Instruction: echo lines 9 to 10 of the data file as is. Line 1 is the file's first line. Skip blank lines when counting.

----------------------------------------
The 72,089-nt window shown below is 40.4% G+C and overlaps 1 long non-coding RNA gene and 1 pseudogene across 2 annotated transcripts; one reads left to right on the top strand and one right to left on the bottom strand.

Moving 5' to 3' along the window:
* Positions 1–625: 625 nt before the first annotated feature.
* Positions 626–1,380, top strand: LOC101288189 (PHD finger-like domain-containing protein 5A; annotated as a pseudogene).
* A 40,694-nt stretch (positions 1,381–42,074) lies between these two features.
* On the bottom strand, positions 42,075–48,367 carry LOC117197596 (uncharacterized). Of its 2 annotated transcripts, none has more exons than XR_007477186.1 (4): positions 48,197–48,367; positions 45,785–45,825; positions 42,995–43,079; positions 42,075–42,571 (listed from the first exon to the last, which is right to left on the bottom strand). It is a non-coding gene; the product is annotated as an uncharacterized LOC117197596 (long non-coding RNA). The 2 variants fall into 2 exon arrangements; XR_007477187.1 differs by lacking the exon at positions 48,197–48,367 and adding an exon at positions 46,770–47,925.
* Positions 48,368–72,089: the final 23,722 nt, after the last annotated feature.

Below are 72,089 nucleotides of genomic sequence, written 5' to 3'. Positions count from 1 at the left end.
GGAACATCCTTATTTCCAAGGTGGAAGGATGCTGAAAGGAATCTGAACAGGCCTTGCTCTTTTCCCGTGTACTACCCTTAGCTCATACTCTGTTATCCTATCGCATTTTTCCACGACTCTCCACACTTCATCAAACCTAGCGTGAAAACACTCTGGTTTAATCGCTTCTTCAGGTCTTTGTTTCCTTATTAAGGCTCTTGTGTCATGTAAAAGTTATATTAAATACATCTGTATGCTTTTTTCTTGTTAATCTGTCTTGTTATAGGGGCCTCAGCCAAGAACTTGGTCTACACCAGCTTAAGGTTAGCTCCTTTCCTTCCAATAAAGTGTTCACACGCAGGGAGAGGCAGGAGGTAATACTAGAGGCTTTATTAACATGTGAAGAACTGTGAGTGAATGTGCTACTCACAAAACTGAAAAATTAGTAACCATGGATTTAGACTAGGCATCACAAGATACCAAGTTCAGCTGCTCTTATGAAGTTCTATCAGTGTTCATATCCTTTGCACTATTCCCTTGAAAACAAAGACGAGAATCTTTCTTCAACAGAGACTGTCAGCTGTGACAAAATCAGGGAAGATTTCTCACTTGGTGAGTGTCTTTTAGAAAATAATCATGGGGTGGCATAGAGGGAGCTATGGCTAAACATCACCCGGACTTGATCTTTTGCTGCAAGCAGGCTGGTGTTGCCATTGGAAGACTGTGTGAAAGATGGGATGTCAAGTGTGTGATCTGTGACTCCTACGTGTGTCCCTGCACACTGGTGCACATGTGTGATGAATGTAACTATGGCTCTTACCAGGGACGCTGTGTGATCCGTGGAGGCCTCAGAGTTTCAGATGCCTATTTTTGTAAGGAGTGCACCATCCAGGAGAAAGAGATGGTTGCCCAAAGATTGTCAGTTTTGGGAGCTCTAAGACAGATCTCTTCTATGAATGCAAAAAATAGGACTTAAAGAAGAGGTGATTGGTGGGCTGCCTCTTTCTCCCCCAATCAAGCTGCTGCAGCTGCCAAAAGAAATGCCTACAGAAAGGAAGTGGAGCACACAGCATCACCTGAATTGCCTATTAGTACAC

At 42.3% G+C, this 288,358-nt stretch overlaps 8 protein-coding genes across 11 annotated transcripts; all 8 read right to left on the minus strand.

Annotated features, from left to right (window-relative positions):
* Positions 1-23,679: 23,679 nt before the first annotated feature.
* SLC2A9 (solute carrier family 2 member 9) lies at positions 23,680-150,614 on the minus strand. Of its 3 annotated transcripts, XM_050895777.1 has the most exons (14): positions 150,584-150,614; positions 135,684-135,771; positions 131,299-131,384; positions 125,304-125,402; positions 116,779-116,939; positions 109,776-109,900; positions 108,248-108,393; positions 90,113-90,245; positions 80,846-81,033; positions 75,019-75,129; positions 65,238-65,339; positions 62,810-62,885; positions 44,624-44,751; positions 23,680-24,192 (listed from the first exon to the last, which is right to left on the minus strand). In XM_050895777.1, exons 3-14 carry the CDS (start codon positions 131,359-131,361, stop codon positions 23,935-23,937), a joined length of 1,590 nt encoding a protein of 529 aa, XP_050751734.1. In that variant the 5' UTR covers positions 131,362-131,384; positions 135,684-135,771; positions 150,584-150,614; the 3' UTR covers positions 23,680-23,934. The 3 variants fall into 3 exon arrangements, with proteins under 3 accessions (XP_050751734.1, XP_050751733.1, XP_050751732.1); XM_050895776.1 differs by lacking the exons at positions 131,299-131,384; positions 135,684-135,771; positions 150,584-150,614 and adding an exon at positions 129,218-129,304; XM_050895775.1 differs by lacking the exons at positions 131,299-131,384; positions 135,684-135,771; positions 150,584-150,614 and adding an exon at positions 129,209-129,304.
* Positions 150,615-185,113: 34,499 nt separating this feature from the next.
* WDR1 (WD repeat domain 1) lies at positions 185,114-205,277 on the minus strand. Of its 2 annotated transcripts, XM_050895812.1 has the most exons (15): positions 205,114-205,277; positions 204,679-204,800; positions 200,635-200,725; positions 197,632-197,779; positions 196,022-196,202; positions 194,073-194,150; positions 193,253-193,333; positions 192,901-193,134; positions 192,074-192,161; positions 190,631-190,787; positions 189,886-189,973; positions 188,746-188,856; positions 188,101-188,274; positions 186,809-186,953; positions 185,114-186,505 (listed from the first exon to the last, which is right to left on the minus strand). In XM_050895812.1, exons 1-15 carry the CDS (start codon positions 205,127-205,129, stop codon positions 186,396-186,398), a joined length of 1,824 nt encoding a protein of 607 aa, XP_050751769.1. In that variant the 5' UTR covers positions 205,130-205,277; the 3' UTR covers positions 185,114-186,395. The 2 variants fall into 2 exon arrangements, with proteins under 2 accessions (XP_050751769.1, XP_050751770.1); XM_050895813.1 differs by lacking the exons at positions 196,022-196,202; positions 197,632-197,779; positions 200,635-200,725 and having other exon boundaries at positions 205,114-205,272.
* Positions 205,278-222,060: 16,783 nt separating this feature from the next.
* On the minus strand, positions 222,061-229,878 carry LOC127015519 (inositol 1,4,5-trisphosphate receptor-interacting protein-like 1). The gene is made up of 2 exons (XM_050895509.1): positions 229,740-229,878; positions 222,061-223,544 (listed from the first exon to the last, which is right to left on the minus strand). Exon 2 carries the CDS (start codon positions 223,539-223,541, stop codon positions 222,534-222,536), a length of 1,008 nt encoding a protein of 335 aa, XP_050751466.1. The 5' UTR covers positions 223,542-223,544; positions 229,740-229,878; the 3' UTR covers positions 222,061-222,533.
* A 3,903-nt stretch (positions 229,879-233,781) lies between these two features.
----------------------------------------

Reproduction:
GGAACATCCTTATTTCCAAGGTGGAAGGATGCTGAAAGGAATCTGAACAGGCCTTGCTCTTTTCCCGTGTACTACCCTTAGCTCATACTCTGTTATCCTATCGCATTTTTCCACGACTCTCCACACTTCATCAAACCTAGCGTGAAAACACTCTGGTTTAATCGCTTCTTCAGGTCTTTGTTTCCTTATTAAGGCTCTTGTGTCATGTAAAAGTTATATTAAATACATCTGTATGCTTTTTTCTTGTTAATCTGTCTTGTTATAGGGGCCTCAGCCAAGAACTTGGTCTACACCAGCTTAAGGTTAGCTCCTTTCCTTCCAATAAAGTGTTCACACGCAGGGAGAGGCAGGAGGTAATACTAGAGGCTTTATTAACATGTGAAGAACTGTGAGTGAATGTGCTACTCACAAAACTGAAAAATTAGTAACCATGGATTTAGACTAGGCATCACAAGATACCAAGTTCAGCTGCTCTTATGAAGTTCTATCAGTGTTCATATCCTTTGCACTATTCCCTTGAAAACAAAGACGAGAATCTTTCTTCAACAGAGACTGTCAGCTGTGACAAAATCAGGGAAGATTTCTCACTTGGTGAGTGTCTTTTAGAAAATAATCATGGGGTGGCATAGAGGGAGCTATGGCTAAACATCACCCGGACTTGATCTTTTGCTGCAAGCAGGCTGGTGTTGCCATTGGAAGACTGTGTGAAAGATGGGATGTCAAGTGTGTGATCTGTGACTCCTACGTGTGTCCCTGCACACTGGTGCACATGTGTGATGAATGTAACTATGGCTCTTACCAGGGACGCTGTGTGATCCGTGGAGGCCTCAGAGTTTCAGATGCCTATTTTTGTAAGGAGTGCACCATCCAGGAGAAAGAGATGGTTGCCCAAAGATTGTCAGTTTTGGGAGCTCTAAGACAGATCTCTTCTATGAATGCAAAAAATAGGACTTAAAGAAGAGGTGATTGGTGGGCTGCCTCTTTCTCCCCCAATCAAGCTGCTGCAGCTGCCAAAAGAAATGCCTACAGAAAGGAAGTGGAGCACACAGCATCACCTGAATTGCCTATTAGTACAC

At 42.3% G+C, this 288,358-nt stretch overlaps 8 protein-coding genes across 11 annotated transcripts; all 8 read right to left on the minus strand.